Column: Freedom of the Road

My Grandson turned sixteen last week and I’m still trying to figure out where those last sixteen years went. I can recall pacing the hospital corridor, and the week-end sleepovers and all the things that Grandpas and little boys do together. Now he is taller than me and no doubt quite a bit smarter than me or his parents.

By the afternoon of his birthday he had been to the Motor Vehicle office and proudly came out with his ‘L’. This opens up an entirely new scope of possibilities for a boy and an entirely new set of worries and concerns for his parents.

The ‘L’ is the first step in the Graduated Licence Program. To get through GLP, you’ll have to pass three tests, one multiple choice test, then two road tests. It takes about three years from start to end. That means lots of time to develop your skills.

I had a graduated program when I learned to drive as well. I can still hear the encouraging voice of my father, “Let the clutch out, the fan won’t pull it.” or “They call it a stop sign because you’re supposed to stop before you pass it.” or “Is your neck broken? Check over your shoulder before you turn.” Yes, it was driving boot camp for sure. Eventually, after some professional lessons as well, I would take the driving test and I would have our license.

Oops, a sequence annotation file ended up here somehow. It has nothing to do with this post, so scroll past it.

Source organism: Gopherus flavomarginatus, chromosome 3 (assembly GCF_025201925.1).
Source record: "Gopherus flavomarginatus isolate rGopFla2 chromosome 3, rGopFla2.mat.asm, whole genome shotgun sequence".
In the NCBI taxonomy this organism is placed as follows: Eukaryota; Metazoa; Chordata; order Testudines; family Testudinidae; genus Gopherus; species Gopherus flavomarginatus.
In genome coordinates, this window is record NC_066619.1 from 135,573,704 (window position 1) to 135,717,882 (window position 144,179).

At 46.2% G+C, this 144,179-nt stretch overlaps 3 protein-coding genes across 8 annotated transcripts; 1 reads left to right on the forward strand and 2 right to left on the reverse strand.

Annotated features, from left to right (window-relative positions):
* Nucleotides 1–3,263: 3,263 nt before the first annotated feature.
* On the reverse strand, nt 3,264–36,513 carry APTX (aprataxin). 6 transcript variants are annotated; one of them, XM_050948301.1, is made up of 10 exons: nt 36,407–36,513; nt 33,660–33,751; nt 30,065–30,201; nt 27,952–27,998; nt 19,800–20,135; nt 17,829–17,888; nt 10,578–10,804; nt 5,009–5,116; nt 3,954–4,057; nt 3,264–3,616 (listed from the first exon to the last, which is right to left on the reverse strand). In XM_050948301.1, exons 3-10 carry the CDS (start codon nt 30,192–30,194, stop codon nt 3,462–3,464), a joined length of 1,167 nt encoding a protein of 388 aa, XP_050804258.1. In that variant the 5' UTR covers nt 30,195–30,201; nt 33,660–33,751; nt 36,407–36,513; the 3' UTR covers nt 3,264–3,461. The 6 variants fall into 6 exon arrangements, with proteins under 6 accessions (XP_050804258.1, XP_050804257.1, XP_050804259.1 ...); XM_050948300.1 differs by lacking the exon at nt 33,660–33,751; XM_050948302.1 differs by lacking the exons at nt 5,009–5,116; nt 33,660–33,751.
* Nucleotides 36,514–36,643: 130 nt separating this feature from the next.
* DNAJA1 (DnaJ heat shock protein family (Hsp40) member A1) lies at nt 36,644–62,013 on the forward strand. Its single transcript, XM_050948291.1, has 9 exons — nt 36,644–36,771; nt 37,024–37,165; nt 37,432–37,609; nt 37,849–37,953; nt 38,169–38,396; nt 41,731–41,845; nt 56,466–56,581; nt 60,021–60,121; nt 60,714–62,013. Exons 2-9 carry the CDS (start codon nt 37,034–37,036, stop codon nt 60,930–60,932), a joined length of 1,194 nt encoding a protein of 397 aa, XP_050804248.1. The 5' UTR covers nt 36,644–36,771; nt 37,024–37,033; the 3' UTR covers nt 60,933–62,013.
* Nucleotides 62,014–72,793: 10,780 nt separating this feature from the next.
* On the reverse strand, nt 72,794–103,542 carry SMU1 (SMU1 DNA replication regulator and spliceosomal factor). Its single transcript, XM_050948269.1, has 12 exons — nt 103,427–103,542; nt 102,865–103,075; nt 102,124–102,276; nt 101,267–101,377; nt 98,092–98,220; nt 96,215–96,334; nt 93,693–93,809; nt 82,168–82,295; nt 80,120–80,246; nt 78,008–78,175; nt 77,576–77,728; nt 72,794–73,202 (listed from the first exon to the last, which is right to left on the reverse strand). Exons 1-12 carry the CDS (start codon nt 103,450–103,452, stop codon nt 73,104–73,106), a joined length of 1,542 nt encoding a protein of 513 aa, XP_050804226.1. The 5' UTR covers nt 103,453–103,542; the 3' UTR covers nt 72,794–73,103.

But, that was the provincial exam, not Dad’s final exam. Eventually, when we could stop on the hill, release the hand brake, the clutch and the foot brake all in the right sequence without stalling or spraying gravel, we could get to use the car on our own. We always had to endure the lecture about it being the family car and not something to joy ride in. It had to get Dad to work, don’t speed and leave the radio turned off so we could concentrate. To this day, if I’m looking for an address, I turn the radio off so I can concentrate.

We had a long driveway to practice in and every time Dad gave us the keys he would say “Take it up and down the driveway but don’t go on the road.” Many years later, after the implant of his defibrillator, Dad no longer had a driver’s licence. One day he had to move his car out of the garage and asked me to get his keys. I stood at the window and said, “Take it up and down the driveway, but don’t go on the road.” He scowled and growled, “Give me those keys, now.” He didn’t always think I was funny.

I’m sure my Grandson will eventually drive a nice electric vehicle. The National Safety Board is going to require electric cars to make noise at low speeds to warn pedestrians. I’ll show him how to attach baseball cards to the spokes of the hubcaps with clothespins. That always works. At least that’s what McGregor says.

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